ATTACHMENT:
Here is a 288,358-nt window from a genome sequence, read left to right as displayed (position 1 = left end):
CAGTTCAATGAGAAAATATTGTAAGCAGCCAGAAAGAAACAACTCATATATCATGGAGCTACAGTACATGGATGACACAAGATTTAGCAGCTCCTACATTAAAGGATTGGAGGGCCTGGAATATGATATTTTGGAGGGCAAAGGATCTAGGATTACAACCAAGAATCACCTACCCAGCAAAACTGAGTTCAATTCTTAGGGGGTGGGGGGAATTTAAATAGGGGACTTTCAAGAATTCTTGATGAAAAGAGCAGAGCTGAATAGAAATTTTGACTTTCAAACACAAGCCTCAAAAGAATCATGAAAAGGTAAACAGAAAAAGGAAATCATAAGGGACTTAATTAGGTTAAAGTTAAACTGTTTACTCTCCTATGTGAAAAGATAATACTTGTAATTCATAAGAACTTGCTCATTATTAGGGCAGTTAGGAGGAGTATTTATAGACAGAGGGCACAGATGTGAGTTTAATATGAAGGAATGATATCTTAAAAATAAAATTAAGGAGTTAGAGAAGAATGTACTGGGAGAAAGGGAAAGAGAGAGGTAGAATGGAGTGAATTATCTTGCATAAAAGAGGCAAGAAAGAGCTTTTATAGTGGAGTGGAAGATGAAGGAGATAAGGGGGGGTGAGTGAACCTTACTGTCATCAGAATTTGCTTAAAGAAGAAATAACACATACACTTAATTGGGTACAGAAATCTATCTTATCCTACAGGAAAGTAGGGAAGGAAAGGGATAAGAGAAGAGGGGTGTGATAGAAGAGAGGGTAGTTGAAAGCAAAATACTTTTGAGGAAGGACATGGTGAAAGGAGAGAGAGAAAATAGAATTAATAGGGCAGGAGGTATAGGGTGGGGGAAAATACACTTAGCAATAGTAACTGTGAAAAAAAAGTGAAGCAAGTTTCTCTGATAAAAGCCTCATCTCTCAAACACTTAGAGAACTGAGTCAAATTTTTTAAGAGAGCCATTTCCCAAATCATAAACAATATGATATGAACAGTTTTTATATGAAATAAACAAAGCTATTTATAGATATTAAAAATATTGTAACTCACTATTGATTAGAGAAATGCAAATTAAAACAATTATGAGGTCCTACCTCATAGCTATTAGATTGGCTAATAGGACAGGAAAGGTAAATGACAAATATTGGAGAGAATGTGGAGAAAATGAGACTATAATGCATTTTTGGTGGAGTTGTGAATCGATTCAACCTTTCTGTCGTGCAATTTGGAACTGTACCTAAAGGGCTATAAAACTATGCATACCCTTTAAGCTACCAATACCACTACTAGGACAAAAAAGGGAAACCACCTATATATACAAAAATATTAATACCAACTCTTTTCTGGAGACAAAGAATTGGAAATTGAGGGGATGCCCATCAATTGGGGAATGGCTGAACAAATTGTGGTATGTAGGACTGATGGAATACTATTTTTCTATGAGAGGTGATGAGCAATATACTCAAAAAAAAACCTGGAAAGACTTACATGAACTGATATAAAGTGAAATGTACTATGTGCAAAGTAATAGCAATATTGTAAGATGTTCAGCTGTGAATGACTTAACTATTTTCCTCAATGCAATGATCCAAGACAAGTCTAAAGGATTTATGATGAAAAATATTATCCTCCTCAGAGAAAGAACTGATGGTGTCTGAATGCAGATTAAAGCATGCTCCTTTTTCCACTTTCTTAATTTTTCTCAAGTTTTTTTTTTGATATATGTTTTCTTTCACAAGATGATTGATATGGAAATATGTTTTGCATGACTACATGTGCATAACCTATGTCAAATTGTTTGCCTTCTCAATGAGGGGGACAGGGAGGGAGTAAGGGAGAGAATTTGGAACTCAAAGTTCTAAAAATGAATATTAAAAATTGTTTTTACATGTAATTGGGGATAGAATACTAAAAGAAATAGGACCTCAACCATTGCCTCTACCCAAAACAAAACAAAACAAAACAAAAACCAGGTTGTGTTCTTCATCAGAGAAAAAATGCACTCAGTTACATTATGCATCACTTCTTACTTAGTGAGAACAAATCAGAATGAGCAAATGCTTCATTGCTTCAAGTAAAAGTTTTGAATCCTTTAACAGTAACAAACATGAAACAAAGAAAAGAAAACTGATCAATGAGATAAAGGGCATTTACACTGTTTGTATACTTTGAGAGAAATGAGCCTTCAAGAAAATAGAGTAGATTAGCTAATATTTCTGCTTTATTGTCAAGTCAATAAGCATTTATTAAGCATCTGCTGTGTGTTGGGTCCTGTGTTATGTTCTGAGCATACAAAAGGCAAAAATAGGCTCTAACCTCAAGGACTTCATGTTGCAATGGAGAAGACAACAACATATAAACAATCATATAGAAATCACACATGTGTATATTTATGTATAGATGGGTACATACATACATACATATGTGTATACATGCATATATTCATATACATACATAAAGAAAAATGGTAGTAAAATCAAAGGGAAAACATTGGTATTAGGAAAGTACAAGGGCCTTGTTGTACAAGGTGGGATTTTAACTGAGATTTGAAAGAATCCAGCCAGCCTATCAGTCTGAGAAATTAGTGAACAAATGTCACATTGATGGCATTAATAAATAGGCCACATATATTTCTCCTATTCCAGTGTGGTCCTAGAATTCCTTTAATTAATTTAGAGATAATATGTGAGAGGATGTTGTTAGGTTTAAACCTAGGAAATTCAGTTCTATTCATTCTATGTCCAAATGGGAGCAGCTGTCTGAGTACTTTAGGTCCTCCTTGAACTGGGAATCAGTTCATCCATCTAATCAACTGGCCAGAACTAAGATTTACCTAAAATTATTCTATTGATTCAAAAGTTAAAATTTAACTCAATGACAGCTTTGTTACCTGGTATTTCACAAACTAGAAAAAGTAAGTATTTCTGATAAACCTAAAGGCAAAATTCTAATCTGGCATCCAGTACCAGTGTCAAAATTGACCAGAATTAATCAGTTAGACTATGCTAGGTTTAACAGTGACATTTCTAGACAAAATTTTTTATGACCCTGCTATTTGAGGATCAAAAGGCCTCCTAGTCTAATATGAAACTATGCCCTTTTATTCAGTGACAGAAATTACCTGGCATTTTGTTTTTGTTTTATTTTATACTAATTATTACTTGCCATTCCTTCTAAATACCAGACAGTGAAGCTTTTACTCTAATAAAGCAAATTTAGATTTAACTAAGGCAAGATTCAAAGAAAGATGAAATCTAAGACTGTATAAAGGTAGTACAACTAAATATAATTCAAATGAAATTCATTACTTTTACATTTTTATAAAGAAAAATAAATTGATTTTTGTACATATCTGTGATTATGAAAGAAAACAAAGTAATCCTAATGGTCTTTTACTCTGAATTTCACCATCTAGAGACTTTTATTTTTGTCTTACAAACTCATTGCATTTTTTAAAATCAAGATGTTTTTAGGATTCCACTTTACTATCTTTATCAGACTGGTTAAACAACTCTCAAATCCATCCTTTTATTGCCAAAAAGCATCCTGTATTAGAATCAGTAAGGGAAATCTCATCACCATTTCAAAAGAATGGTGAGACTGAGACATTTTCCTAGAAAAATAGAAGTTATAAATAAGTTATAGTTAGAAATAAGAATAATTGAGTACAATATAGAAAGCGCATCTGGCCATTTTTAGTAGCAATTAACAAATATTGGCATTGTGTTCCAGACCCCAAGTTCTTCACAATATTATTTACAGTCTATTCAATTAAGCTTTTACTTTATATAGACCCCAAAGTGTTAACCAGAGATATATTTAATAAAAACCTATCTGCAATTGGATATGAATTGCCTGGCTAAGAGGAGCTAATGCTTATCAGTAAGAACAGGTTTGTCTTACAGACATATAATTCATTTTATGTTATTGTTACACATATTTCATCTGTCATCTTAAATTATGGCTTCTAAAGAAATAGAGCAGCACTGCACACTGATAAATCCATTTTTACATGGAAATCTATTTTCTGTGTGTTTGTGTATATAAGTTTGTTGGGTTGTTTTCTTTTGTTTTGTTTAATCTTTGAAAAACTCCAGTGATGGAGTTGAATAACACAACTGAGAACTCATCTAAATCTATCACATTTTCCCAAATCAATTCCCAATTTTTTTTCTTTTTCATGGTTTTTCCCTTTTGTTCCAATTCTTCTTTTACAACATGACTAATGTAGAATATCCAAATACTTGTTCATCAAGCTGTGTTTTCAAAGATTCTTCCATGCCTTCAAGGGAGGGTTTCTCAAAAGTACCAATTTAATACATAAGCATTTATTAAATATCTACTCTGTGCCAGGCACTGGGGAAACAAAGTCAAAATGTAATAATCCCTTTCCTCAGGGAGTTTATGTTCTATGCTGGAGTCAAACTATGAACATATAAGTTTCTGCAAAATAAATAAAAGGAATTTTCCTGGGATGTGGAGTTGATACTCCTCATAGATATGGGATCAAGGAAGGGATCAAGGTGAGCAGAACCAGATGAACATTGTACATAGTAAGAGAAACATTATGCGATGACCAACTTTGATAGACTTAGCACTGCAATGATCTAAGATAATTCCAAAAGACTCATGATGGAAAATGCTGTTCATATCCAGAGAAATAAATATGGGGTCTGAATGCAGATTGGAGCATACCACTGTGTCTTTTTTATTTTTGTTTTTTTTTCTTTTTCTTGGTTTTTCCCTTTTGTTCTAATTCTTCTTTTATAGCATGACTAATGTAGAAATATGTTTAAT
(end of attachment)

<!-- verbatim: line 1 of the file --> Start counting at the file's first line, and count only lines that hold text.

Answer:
Here is a 288,358-nt window from a genome sequence, read left to right as displayed (position 1 = left end):